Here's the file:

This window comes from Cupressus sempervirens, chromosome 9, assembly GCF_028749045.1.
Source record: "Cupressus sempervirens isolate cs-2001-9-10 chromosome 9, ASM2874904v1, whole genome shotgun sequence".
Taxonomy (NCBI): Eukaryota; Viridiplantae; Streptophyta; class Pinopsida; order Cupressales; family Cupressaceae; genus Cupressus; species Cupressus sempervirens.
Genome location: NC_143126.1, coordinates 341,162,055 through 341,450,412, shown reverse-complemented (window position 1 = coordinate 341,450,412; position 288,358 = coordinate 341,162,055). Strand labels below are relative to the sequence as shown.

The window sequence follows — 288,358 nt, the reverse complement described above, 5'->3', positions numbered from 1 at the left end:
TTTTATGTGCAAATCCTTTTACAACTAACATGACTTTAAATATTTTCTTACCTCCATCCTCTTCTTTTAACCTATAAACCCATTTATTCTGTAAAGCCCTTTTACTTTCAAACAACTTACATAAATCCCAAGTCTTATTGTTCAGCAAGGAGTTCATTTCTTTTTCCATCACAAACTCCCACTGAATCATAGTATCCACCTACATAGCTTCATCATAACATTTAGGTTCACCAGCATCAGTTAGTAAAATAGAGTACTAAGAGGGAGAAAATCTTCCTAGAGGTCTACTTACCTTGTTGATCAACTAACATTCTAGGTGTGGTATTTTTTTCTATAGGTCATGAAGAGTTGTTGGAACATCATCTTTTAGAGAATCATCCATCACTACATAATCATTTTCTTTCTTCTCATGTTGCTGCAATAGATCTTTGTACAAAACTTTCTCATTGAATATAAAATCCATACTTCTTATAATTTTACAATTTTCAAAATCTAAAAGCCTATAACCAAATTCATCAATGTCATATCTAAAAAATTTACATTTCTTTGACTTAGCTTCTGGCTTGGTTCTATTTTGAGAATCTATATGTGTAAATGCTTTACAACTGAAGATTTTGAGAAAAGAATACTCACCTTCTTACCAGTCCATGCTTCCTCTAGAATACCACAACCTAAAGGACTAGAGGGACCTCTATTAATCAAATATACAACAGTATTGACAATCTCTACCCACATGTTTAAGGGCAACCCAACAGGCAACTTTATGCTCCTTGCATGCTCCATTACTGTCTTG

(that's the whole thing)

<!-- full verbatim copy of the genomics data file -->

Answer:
This window comes from Cupressus sempervirens, chromosome 9, assembly GCF_028749045.1.
Source record: "Cupressus sempervirens isolate cs-2001-9-10 chromosome 9, ASM2874904v1, whole genome shotgun sequence".
Taxonomy (NCBI): Eukaryota; Viridiplantae; Streptophyta; class Pinopsida; order Cupressales; family Cupressaceae; genus Cupressus; species Cupressus sempervirens.
Genome location: NC_143126.1, coordinates 341,162,055 through 341,450,412, shown reverse-complemented (window position 1 = coordinate 341,450,412; position 288,358 = coordinate 341,162,055). Strand labels below are relative to the sequence as shown.

The window sequence follows — 288,358 nt, the reverse complement described above, 5'->3', positions numbered from 1 at the left end:
TTTTATGTGCAAATCCTTTTACAACTAACATGACTTTAAATATTTTCTTACCTCCATCCTCTTCTTTTAACCTATAAACCCATTTATTCTGTAAAGCCCTTTTACTTTCAAACAACTTACATAAATCCCAAGTCTTATTGTTCAGCAAGGAGTTCATTTCTTTTTCCATCACAAACTCCCACTGAATCATAGTATCCACCTACATAGCTTCATCATAACATTTAGGTTCACCAGCATCAGTTAGTAAAATAGAGTACTAAGAGGGAGAAAATCTTCCTAGAGGTCTACTTACCTTGTTGATCAACTAACATTCTAGGTGTGGTATTTTTTTCTATAGGTCATGAAGAGTTGTTGGAACATCATCTTTTAGAGAATCATCCATCACTACATAATCATTTTCTTTCTTCTCATGTTGCTGCAATAGATCTTTGTACAAAACTTTCTCATTGAATATAAAATCCATACTTCTTATAATTTTACAATTTTCAAAATCTAAAAGCCTATAACCAAATTCATCAATGTCATATCTAAAAAATTTACATTTCTTTGACTTAGCTTCTGGCTTGGTTCTATTTTGAGAATCTATATGTGTAAATGCTTTACAACTGAAGATTTTGAGAAAAGAATACTCACCTTCTTACCAGTCCATGCTTCCTCTAGAATACCACAACCTAAAGGACTAGAGGGACCTCTATTAATCAAATATACAACAGTATTGACAATCTCTACCCACATGTTTAAGGGCAACCCAACAGGCAACTTTATGCTCCTTGCATGCTCCATTACTGTCTTG